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What Role for UN in a Post-War Iraq? - 2003-03-11


President Bush says, if the United Nations does not follow up on its commitment to disarm Iraq, even if that means war, the international body will become irrelevant. But will the Bush administration find the world body relevant for assisting in post-war reconstruction?

President Bush said in a speech last month that, if there is a war in Iraq, the United States would not be alone in the lengthy, complicated, and expensive job of post-war reconstruction. "Rebuilding Iraq will require a sustained commitment from many nations, including our own," said Mr. Bush. But Mr. Bush spoke little of how, or if, the United Nations would be a part of that effort.

Chas Freeman was U.S. ambassador to Saudi Arabia during the 1991 Persian Gulf War. He is critical of the current administration's determination to pursue military action, even if it does not get U.N. backing. But Mr. Freeman says President Bush will find the world body relevant when it comes to the long, hard, and costly reconstruction. "Since it will be in our interest to pass the buck [hand off the problem], and try to involve the international community in cleaning up whatever mess exists in Iraq, I suspect we are going to turn to the U.N. with a sense of renewed hope and discovery," says Mr. Freeman.

At a briefing at the policy foundation, The Brookings Institution, Senior Brookings Fellow Kenneth Pollack said working through the United Nations would be useful for another reason. He says the Bush administration has failed to convince the world that the United States' goals are not simply related to controlling Iraqi oil. "I think it is critical that at least there be the imprimatur of the United Nations over this operation to reassure the people of the Middle East, the people of Iraq, the people of the rest of the world that this is not intended to be simply a U.S. occupation of Iraq," says Mr. Pollack.

And, Mr. Pollack says, allies will be more willing to supply troops and money, if the United Nations is in charge, not the United States. But support for a strong U.N. role in a post-war Iraq is not universal. "It is not at all self-evident that the U.N. is the best-suited institution to take over the development of a new government for Iraq."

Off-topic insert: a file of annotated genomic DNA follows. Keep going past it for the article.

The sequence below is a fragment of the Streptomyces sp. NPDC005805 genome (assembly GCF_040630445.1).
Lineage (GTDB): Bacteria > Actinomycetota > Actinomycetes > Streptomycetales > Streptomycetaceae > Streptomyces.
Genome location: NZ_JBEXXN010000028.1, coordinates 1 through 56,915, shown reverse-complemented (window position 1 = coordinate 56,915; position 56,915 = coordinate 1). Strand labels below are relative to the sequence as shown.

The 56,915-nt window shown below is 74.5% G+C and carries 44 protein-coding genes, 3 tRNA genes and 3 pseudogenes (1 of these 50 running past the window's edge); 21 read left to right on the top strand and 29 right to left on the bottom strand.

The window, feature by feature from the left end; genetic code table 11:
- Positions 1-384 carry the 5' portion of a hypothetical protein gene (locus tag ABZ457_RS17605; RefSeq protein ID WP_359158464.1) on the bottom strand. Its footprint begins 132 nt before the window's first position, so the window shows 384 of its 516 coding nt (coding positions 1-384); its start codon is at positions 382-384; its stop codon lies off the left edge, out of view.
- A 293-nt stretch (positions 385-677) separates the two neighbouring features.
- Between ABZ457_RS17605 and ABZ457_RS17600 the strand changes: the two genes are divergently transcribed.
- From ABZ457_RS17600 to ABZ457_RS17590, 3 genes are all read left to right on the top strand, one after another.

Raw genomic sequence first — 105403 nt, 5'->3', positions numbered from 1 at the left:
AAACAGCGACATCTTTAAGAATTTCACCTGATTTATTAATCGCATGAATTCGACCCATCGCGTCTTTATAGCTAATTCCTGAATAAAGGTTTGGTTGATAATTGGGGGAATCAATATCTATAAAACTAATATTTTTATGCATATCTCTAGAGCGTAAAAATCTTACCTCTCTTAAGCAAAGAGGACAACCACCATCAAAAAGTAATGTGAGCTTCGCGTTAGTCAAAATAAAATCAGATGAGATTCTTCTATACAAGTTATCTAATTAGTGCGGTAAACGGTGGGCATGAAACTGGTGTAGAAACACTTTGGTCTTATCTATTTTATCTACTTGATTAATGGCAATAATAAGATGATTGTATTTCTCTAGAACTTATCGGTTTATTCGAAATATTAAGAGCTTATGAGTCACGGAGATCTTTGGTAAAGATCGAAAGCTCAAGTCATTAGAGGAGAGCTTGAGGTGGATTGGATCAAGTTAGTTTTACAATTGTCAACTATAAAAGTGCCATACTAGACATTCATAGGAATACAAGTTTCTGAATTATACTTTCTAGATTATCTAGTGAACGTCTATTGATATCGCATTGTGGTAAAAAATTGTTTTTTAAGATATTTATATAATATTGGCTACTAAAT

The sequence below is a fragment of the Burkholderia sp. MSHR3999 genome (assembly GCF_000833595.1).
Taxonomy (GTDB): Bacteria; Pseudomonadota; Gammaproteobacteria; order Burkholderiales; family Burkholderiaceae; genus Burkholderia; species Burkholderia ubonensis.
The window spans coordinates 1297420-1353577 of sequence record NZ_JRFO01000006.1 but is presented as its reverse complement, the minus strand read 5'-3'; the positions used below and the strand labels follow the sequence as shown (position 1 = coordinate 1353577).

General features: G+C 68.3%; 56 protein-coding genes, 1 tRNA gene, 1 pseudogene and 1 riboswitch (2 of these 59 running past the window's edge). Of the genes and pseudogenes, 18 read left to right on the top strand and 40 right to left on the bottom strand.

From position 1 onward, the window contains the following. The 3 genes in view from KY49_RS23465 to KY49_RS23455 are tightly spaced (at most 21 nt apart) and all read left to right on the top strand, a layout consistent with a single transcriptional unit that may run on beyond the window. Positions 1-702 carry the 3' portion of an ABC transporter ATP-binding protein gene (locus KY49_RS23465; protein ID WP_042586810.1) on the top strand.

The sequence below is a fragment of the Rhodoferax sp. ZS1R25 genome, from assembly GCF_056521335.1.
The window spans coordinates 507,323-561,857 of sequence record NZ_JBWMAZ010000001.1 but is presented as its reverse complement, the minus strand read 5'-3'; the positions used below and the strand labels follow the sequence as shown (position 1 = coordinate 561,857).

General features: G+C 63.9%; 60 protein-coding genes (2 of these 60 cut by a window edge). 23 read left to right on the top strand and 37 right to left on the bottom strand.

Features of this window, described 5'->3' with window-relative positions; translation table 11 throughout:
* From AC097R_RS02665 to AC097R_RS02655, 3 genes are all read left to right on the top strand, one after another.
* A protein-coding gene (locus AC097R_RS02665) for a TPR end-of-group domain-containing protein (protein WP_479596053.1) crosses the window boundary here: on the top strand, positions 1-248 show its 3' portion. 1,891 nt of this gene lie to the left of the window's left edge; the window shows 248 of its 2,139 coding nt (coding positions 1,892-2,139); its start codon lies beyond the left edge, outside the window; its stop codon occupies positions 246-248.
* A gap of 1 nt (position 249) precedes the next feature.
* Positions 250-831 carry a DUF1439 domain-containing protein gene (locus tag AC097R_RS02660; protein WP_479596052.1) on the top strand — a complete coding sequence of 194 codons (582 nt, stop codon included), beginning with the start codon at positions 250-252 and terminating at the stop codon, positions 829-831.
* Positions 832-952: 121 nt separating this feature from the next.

Jeane Kirkpatrick, who served as U.S. ambassador to the United Nations during the Reagan administration, says the world body has not done a very good job with nation-building in the past. But no one has, she says, except the allies after World War II.

Ms. Kirkpatrick says, if Afghanistan is any guide, the United Nations may be involved in civilian roles in rebuilding Iraq. But she doubts the U.S. military would ask for a U.N. peacekeeping force to handle security.

Policy analyst Nile Gardiner at the Heritage Institute, agrees. He says peacekeepers may come from allies who have been more supportive of war, like Australia, Poland, and the Czech Republic. But, he says, the United Nations could be involved in other ways. "The United Nations does have an important role to play, I think, in terms of humanitarian, economic, and political reconstruction," says Mr. Gardiner.

Media reports say the United Nations has begun planning for a reconstruction role similar to its position in Afghanistan. The world body helped organize Afghanistan's transition to a provisional government after the United States and its allies defeated the Taleban in late 2001. The United Nations also coordinates reconstruction and humanitarian programs in that country.

But it is not clear that the United States has the same idea in mind for Iraq. A State Department official, who did not want to be identified, says the United Nations would probably play a major part in humanitarian programs. But, the official says, it is unclear what the U.N. role would be in forming a post-Saddam government.

Foreign policy analyst Ted Galen Carpenter, from the Cato Institute, says that role may depend on whether the U.N. Security Council backs a second resolution paving the way for war against Iraq. "If that resolution is vetoed, the [U.S.] administration could try to limit the U.N.'s role in postwar Iraq.

The Brookings Institution's Ken Pollack says the United States could possibly rebuild Iraq on its own, but it would be much harder and riskier than doing it with the United Nations.

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